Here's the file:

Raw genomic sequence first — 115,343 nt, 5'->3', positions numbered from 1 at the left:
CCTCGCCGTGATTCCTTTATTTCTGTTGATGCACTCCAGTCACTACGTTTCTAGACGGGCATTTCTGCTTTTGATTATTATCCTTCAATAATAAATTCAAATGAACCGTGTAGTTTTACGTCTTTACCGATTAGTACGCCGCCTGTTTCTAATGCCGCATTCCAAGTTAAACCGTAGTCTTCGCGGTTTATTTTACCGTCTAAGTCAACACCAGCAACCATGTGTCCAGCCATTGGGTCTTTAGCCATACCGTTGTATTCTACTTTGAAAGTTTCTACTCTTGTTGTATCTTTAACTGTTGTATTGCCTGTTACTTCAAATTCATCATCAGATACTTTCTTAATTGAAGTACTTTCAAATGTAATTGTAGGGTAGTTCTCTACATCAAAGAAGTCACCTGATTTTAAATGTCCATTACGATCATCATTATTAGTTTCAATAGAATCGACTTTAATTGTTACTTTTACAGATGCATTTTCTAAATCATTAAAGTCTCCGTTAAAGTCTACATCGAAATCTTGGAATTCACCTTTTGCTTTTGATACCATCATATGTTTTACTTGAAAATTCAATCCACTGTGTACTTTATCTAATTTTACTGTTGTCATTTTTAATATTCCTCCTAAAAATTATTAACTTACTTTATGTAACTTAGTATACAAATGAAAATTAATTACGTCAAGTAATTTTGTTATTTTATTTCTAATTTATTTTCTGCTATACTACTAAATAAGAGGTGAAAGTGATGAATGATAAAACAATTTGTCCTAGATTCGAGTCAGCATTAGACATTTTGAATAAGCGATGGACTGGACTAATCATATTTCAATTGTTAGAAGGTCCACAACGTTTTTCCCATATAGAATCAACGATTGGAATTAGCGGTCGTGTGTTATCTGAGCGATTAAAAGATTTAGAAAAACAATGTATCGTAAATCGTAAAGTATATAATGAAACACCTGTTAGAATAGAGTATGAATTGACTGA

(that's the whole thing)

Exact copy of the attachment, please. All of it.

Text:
Raw genomic sequence first — 115,343 nt, 5'->3', positions numbered from 1 at the left:
CCTCGCCGTGATTCCTTTATTTCTGTTGATGCACTCCAGTCACTACGTTTCTAGACGGGCATTTCTGCTTTTGATTATTATCCTTCAATAATAAATTCAAATGAACCGTGTAGTTTTACGTCTTTACCGATTAGTACGCCGCCTGTTTCTAATGCCGCATTCCAAGTTAAACCGTAGTCTTCGCGGTTTATTTTACCGTCTAAGTCAACACCAGCAACCATGTGTCCAGCCATTGGGTCTTTAGCCATACCGTTGTATTCTACTTTGAAAGTTTCTACTCTTGTTGTATCTTTAACTGTTGTATTGCCTGTTACTTCAAATTCATCATCAGATACTTTCTTAATTGAAGTACTTTCAAATGTAATTGTAGGGTAGTTCTCTACATCAAAGAAGTCACCTGATTTTAAATGTCCATTACGATCATCATTATTAGTTTCAATAGAATCGACTTTAATTGTTACTTTTACAGATGCATTTTCTAAATCATTAAAGTCTCCGTTAAAGTCTACATCGAAATCTTGGAATTCACCTTTTGCTTTTGATACCATCATATGTTTTACTTGAAAATTCAATCCACTGTGTACTTTATCTAATTTTACTGTTGTCATTTTTAATATTCCTCCTAAAAATTATTAACTTACTTTATGTAACTTAGTATACAAATGAAAATTAATTACGTCAAGTAATTTTGTTATTTTATTTCTAATTTATTTTCTGCTATACTACTAAATAAGAGGTGAAAGTGATGAATGATAAAACAATTTGTCCTAGATTCGAGTCAGCATTAGACATTTTGAATAAGCGATGGACTGGACTAATCATATTTCAATTGTTAGAAGGTCCACAACGTTTTTCCCATATAGAATCAACGATTGGAATTAGCGGTCGTGTGTTATCTGAGCGATTAAAAGATTTAGAAAAACAATGTATCGTAAATCGTAAAGTATATAATGAAACACCTGTTAGAATAGAGTATGAATTGACTGA